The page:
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Archicerebellum structure and connection

The archicerebellum, also known as the vestibulocerebellum, is one of the three major subdivisions of the cerebellum, along with the paleocerebellum and neocerebellum. It is the oldest and most primitive part of the cerebellum, and it is involved in the regulation of balance and eye movements.

The archicerebellum consists of two main parts: the flocculonodular lobe and the fastigial nucleus. The flocculonodular lobe is located at the bottom of the cerebellum, just above the brainstem, and it is connected to the vestibular system of the inner ear. The fastigial nucleus is located in the midline of the cerebellum, just below the roof of the fourth ventricle, and it receives input from the flocculonodular lobe as well as from other areas of the cerebellum.

The archicerebellum has complex connections with other areas of the brain, including the brainstem, thalamus, and cerebral cortex. The flocculonodular lobe receives input from the vestibular system of the inner ear, which provides information about the position and movement of the head in space. It also receives input from the visual system and the somatosensory system, which provides information about body position and movement. The fastigial nucleus receives input from the cerebellar cortex as well as from the spinal cord, which provides information about muscle tone and movement.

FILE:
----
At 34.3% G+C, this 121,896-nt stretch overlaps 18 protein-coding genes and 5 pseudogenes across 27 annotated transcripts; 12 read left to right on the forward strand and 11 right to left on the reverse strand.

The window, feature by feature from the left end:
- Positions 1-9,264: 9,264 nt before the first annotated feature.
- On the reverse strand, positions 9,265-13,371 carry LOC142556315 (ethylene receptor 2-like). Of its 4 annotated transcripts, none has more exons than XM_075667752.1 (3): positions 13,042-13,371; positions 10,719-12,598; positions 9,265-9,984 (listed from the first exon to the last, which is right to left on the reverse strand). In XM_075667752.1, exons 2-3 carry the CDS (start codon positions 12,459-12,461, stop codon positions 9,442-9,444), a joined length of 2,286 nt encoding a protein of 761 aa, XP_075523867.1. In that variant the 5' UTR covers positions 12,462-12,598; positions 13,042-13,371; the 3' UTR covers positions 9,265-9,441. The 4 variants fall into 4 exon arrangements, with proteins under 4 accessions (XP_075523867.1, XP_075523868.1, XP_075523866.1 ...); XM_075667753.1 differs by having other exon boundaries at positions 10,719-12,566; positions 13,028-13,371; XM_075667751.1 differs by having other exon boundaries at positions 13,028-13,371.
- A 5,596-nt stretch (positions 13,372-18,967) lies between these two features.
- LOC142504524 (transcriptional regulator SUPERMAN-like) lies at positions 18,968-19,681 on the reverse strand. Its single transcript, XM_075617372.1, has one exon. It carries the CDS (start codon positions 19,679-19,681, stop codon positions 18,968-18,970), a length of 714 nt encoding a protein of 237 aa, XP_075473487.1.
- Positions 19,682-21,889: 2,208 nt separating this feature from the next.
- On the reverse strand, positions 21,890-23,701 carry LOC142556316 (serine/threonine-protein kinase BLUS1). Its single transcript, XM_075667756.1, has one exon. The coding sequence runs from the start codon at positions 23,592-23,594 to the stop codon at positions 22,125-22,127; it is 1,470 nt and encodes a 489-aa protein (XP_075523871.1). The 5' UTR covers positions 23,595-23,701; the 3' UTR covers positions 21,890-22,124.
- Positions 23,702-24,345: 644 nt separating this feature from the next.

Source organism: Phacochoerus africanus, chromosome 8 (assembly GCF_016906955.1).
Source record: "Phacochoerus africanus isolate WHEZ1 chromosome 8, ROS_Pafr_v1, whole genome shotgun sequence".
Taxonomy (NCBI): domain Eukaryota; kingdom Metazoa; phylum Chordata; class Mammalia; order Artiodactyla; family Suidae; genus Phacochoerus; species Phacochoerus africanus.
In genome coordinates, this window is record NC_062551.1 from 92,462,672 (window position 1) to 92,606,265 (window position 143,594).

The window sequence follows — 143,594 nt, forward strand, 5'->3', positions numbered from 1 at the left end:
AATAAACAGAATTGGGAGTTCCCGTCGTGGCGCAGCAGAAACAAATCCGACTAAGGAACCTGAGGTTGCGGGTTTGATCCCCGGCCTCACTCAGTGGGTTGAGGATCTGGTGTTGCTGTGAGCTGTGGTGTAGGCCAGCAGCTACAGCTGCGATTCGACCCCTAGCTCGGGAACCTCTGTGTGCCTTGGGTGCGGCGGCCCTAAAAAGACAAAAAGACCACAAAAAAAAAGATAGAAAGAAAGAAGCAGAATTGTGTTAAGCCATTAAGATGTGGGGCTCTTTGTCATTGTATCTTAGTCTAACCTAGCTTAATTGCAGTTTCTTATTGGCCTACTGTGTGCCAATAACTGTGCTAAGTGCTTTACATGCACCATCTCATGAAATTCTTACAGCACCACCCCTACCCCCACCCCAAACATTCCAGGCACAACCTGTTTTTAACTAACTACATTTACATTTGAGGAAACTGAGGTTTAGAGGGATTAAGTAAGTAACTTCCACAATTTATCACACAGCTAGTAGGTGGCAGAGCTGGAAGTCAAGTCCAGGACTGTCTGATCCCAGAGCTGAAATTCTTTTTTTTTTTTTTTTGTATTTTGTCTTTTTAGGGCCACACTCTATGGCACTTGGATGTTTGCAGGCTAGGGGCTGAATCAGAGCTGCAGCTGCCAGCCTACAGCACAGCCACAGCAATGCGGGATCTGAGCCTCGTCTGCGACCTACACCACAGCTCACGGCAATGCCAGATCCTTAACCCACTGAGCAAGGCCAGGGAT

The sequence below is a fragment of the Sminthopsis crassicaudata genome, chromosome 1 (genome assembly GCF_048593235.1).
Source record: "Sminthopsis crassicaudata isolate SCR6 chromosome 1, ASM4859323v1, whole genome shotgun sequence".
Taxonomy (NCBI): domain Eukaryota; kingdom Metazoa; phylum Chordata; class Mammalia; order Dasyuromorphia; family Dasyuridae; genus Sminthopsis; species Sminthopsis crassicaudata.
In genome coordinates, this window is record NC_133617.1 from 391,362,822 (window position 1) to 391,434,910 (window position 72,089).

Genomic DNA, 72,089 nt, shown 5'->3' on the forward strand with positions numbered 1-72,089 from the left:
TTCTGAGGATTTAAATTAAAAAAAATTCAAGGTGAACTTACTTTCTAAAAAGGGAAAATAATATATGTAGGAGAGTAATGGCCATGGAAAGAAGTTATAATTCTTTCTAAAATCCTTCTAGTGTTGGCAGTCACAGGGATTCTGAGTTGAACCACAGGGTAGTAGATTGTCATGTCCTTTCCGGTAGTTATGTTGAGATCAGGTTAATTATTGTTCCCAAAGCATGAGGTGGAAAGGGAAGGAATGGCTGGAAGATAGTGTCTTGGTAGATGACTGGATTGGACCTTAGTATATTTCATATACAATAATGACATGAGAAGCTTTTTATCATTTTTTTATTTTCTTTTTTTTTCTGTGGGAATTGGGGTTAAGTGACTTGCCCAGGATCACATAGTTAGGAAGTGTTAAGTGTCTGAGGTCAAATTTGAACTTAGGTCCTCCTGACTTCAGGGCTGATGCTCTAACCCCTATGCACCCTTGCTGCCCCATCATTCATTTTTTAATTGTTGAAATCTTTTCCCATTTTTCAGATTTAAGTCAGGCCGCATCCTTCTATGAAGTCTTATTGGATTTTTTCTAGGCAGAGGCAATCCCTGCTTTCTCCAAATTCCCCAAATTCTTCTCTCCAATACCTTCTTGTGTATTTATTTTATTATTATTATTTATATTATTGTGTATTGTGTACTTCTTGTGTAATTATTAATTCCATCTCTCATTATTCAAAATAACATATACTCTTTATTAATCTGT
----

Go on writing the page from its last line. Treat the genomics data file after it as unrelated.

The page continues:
The archicerebellum is involved in a variety of important functions related to balance and eye movements. It plays a critical role in maintaining posture and balance, and it is involved in the coordination of eye movements. Dysfunction of the archicerebellum can lead to a variety of neurological disorders, including ataxia, nystagmus, and vertigo.